Gringo in Guadalajara

 An Unexpected Tip

In every society, tipping seems to be an imprecise science.  Who to tip?  How much to tip?  Is the tip a standard fee?  Does the tipper evaluate the tipee and tip accordingly?  Mexico has its own rules and a lot more people to tip.

Probably the most unexpected tipping situation here for Americans is in the grocery store.  The baggers tend to fall into one of two categories: a) extremely young or b) extremely old.  In both cases, you are generally supposed to tip.  Most grocery stores hire an incredibly large cadre of baggers.  They wear uniforms and are generally between the ages of about 11-16.  The surplus of workers is extensive.  In a large store like Walmart or Bodega Aurrera, there are usually ten to fifteen baggers working the checkout aisles while an equal number sit in a corner of the store jostling on one or two long benches as they await their shift.  Usually, they gossip, giggle and mess around while waiting to take over.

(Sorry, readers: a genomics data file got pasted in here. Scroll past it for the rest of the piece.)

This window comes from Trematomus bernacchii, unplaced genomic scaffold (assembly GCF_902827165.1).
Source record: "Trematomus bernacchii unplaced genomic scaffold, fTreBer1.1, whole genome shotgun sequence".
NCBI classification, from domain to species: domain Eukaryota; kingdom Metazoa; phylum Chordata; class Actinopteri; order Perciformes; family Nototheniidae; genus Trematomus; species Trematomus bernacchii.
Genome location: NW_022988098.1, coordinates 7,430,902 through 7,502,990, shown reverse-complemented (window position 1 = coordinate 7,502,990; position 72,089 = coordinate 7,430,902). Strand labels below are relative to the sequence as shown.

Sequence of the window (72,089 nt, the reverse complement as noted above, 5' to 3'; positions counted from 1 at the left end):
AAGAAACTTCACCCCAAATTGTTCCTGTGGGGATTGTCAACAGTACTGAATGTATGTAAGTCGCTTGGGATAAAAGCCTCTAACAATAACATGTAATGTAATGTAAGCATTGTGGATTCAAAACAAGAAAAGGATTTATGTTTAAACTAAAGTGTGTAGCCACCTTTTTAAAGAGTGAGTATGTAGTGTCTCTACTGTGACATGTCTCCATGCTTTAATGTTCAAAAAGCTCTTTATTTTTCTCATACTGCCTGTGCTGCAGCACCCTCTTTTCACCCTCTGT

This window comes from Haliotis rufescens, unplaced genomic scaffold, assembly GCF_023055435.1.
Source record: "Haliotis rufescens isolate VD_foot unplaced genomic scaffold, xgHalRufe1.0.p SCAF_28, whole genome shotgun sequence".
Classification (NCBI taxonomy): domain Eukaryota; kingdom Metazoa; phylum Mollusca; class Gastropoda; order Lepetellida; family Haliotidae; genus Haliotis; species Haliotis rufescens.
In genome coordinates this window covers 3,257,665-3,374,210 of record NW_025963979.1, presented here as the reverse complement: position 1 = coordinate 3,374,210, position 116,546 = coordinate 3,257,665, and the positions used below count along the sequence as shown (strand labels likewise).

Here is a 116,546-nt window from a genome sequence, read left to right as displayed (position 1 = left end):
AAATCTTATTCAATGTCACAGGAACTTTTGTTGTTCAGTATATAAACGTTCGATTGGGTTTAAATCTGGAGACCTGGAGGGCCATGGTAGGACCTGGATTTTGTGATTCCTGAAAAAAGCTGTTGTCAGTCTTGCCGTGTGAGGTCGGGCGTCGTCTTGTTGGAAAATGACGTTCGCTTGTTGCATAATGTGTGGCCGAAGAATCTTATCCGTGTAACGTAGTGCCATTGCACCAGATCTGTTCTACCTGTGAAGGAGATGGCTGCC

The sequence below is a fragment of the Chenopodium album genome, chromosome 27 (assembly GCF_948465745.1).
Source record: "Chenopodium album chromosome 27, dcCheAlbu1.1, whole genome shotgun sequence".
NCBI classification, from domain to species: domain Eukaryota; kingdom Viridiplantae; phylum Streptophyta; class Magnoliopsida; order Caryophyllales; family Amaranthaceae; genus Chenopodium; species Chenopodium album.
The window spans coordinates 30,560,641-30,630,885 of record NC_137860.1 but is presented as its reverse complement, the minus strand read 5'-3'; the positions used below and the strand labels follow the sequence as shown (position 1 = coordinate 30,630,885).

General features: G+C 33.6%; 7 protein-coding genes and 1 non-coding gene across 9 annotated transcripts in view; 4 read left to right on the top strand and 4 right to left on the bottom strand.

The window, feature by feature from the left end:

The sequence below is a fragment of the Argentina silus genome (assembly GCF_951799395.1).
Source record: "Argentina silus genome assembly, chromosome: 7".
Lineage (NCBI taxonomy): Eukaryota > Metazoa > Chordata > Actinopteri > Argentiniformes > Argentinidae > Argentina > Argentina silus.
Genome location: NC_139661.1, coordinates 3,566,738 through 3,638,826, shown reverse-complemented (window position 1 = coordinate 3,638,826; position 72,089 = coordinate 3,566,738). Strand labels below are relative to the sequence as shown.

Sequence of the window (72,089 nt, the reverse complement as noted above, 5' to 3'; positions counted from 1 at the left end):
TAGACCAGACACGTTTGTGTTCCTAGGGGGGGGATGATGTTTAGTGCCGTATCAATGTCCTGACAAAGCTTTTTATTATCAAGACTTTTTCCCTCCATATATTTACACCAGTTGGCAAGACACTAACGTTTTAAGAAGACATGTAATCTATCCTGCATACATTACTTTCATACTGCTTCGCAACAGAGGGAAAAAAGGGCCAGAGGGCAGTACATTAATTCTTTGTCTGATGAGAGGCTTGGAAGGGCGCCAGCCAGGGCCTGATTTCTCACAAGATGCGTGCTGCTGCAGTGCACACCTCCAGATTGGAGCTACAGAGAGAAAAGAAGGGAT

After a bagger has performed his or her task, a shopper usually will use some of the change they receive for their grocery payment to provide a tip. Most baggers wear aprons with store logos and they put their tips in their apron pouch.  All this requires the shopper to think ahead.  For Americans who usually pay for groceries with credit or debit cards, having spare change on-hand is a necessity if one does not want to stiff their bagger.  In fact, it is generally advisable in Mexican society, with its large collection of daily hand-outs, donations and tips, to keep a neatly ordered packet of coins on hand at all times.  So put away the plastic.